Nurbanu Kahraman06/24/2022, 10:51 AM
Vivek06/24/2022, 5:26 PM
Daniel B Duval06/24/2022, 10:03 PM
Sam06/25/2022, 12:27 PM
Marcin Wisniowski06/26/2022, 1:57 PM
use a library like RootBeer to detect rooted devicesOr, alternatively, don't break your own app and annoy users, just like you don't break desktop and web apps just because someone has admin access on their PC (which is almost everyone).
Sam06/26/2022, 2:00 PM
Marcin Wisniowski06/26/2022, 2:04 PM
Sam06/26/2022, 2:11 PM
Marcin Wisniowski06/26/2022, 2:16 PM
There are legitimate reasons why wiping all customer data when root is detected could prevent certain attacksYep, totally agree! I just said it doesn't stop app piracy, that's all I'm saying.
compare root detection to a padlock image is disingenuousAgain, only in the context of stopping app piracy, should have been clearer, my bad. Padlock icons provide legitimate value (but not by making the process more secure), and root detection provides legitimate value (like the example you brought up, but not by stopping piracy). That's the parallel I was drawing.
DALDEI06/26/2022, 8:30 PM
Marcin Wisniowski06/26/2022, 8:37 PM
why, in the android community and toolchains, that the concept of obfuscating code is held to be 'presumed universally agreed as fact' a critical form of security ?It's not that obfuscation is perfect, it's just that it makes reverse engineering harder at almost no cost to the developer, so there is no reason not to use it. Plus, as is the case with ProGuard/R8, obfuscation is just one part of a minification process that increases performance and reduces app size, which you'd always want anyway. You are absolutely right that no one should rely on obfuscation for security, but it doesn't mean it doesn't help, and you can just consider it a side effect of minification if you want, where the actual goal is performance and app size.
DALDEI06/27/2022, 4:15 AM
Marcin Wisniowski06/27/2022, 11:12 AM
Everything works great at dev time, then buid/ship release all of a sudden a bunch of APIs fail with the equivalent of 'class not found' or 'field not found'Yeah, learned that the hard way too. Issues you bring up definitely happen in the real world, it's not perfect. Obviously everyone's experience is different, but in my experience these were never big issues, but occasional issues with a quick fix. I would assume that's the case for most devs. You say removing unused code breaks reflection / dynamic jar loading, and yet it's on by default, which is true, but at the same time it's considered a bad idea to use reflection on Android, and dynamic jar loading is completely forbidden on Google Play (where most apps end up). So I don't see an inconsistency in "universal beliefs" here: the defaults assume you don't do things that generally should't be done, and if you do them, that's fine, but then the defaults weren't made with you in mind.
devices are usually beefy enoughDevelopers going "eh, who cares about optimization, devices are powerful nowadays" is never a good thing and this shouldn't be a factor. If it makes sense for your use case, it's absolutely within your power to not use obfuscation, but I disagree it shouldn't be the default. Most apps don't use fancy reflection or dynamic code loading, nor should they (and if they do, it's through libraries that handle this correctly and have ProGuard rules built-in). And most devs don't want to make it easy to reverse engineer / copy their app. Ultimately it comes to how you weight the pros and cons. To me the issues you bring up, while absolutely real, are not a big deal and come up rarely (again, your experience may differ). For most companies it would be unthinkable to just publish your source code in the open , which you effectively do without obfuscation, and the occasional issues with it are insignificant compared to other everyday issues of development. I would be surprised if issues caused by obfuscation made a top 10 list of issues Android developers face in their work.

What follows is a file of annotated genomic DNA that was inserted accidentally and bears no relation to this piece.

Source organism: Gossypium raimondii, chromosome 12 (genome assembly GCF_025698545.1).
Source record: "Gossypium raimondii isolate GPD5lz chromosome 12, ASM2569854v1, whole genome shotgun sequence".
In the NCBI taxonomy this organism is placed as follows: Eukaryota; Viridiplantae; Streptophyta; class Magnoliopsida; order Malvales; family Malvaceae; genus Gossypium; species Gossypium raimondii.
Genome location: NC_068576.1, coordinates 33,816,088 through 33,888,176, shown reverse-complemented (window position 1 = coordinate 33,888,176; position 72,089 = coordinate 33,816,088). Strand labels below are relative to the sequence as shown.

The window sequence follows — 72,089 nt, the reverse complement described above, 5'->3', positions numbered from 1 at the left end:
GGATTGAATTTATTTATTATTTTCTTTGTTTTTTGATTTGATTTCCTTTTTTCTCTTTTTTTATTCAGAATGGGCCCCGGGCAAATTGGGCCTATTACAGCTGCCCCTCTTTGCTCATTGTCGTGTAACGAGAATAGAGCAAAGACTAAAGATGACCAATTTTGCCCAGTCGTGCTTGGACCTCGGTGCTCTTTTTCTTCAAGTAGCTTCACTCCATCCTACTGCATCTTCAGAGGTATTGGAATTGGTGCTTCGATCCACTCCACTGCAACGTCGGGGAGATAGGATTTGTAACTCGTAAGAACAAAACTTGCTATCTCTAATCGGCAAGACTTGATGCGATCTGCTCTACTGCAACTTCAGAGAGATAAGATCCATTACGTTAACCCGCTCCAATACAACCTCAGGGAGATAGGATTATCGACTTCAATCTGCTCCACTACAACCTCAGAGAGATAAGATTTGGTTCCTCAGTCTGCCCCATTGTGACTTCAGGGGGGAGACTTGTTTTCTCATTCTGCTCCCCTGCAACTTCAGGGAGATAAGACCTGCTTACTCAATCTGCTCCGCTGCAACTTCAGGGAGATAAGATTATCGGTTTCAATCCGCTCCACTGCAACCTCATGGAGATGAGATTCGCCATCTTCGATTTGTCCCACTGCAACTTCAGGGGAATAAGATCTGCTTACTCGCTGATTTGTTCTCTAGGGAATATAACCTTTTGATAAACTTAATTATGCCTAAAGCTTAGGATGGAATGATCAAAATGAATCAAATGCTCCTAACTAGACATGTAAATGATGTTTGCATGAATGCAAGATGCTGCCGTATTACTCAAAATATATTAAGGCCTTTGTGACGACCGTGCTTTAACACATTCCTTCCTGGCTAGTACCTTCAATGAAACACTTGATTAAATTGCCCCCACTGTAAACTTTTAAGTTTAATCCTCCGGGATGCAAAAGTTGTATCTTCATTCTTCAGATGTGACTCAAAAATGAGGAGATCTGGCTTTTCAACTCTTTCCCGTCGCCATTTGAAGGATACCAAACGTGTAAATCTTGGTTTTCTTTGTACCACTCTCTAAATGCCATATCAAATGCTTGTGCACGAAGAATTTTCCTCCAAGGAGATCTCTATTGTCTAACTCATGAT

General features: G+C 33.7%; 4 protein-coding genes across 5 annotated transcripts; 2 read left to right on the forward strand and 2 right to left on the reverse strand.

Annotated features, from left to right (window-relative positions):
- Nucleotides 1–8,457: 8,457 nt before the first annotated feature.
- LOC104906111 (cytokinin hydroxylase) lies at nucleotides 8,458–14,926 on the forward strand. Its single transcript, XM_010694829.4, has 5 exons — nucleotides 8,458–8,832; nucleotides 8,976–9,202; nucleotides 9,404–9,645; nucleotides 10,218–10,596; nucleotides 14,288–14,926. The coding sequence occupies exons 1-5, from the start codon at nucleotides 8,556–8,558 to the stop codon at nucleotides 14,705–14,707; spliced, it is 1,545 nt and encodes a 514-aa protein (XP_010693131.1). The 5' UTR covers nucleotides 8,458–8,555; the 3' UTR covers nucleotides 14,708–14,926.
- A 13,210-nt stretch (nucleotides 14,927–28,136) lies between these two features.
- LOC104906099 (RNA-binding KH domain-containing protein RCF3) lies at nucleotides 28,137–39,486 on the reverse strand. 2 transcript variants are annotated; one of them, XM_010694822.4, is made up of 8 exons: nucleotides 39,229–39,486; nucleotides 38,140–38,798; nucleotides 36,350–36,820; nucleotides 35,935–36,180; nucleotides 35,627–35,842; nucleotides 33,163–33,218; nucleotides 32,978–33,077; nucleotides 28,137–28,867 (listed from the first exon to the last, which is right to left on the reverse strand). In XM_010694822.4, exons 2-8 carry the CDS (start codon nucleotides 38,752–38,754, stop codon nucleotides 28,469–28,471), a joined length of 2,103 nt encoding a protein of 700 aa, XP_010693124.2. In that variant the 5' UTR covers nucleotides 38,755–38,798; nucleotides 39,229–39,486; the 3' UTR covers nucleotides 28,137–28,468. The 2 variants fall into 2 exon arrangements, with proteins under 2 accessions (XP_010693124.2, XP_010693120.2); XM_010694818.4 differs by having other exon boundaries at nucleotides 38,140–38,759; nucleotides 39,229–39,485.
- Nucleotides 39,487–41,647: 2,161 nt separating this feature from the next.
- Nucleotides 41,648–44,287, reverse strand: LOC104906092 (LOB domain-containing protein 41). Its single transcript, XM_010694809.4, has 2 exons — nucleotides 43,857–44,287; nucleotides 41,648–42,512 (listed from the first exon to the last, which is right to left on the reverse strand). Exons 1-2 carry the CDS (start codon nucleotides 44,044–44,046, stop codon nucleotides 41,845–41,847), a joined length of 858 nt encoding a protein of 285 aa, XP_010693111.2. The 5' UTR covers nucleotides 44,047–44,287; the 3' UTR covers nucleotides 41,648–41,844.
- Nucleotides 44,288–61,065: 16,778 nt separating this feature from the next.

James Hamilton06/27/2022, 2:26 PM
Does anyone have any knowledge or opinion on why, in the android community and toolchains, that the concept of obfuscating code is held to be 'presumed universally agreed as fact' a critical form of security ?
...that its difficult to separate from other toolchain concepts such as minificationIn terms of ProGuard/R8, they've been in the toolchain for a long time now and so it's become standard for Android developers to use them but @Marcin Wisniowski's comment is important here w.r.t. ProGuard/R8: "you can just consider it a side effect of minification if you want, where the actual goal is performance and app size." It seems that there is a common misconception that the goal of ProGuard/R8 is obfuscation and with a cursory look at the final APK it may seem like that but the primary goal of these tools is minification, not security. ProGuard does 3 main things with the primary goal of shrinking/minification: * Renaming class, method, field names (name obfuscation) -> this makes the app smaller because the identifiers are shorter; it makes the app only slightly harder to reverse engineer. * Shrinking (tree-shaking) to remove unused classes, methods, fields -> this is especially useful to remove unused library code which can add a lot to an app. * Code optimization -> this is intended to shrink the code rather than obfuscate it; in some ways it's similar to code obfuscation since it does modify the code such that the result is not the same as the original, but that's not the primary goal. The primary goal of ProGuard optimizations is always to make smaller/faster code; not to make obfuscated code. ProGuard doesn't apply any code obfuscation specific techniques like control flow obfuscation, opaque predicates, virtualization etc.
louiscad07/04/2022, 7:37 PM